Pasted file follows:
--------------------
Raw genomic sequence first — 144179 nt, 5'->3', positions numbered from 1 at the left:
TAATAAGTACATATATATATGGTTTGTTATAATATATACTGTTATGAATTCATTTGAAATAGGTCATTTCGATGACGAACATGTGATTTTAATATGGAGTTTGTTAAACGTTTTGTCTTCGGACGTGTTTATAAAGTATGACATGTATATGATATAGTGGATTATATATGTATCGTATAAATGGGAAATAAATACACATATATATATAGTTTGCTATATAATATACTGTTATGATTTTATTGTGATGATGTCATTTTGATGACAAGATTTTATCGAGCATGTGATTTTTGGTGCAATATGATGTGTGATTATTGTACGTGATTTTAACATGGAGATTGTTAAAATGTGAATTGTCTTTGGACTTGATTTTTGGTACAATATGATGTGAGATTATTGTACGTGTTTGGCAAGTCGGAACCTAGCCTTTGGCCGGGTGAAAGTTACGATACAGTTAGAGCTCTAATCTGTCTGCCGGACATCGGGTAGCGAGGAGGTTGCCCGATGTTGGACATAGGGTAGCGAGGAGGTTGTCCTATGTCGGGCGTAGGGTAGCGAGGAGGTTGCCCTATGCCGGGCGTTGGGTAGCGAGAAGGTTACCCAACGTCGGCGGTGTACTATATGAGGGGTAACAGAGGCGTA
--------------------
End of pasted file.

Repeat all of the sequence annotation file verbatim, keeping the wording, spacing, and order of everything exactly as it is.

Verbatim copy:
Raw genomic sequence first — 144179 nt, 5'->3', positions numbered from 1 at the left:
TAATAAGTACATATATATATGGTTTGTTATAATATATACTGTTATGAATTCATTTGAAATAGGTCATTTCGATGACGAACATGTGATTTTAATATGGAGTTTGTTAAACGTTTTGTCTTCGGACGTGTTTATAAAGTATGACATGTATATGATATAGTGGATTATATATGTATCGTATAAATGGGAAATAAATACACATATATATATAGTTTGCTATATAATATACTGTTATGATTTTATTGTGATGATGTCATTTTGATGACAAGATTTTATCGAGCATGTGATTTTTGGTGCAATATGATGTGTGATTATTGTACGTGATTTTAACATGGAGATTGTTAAAATGTGAATTGTCTTTGGACTTGATTTTTGGTACAATATGATGTGAGATTATTGTACGTGTTTGGCAAGTCGGAACCTAGCCTTTGGCCGGGTGAAAGTTACGATACAGTTAGAGCTCTAATCTGTCTGCCGGACATCGGGTAGCGAGGAGGTTGCCCGATGTTGGACATAGGGTAGCGAGGAGGTTGTCCTATGTCGGGCGTAGGGTAGCGAGGAGGTTGCCCTATGCCGGGCGTTGGGTAGCGAGAAGGTTACCCAACGTCGGCGGTGTACTATATGAGGGGTAACAGAGGCGTA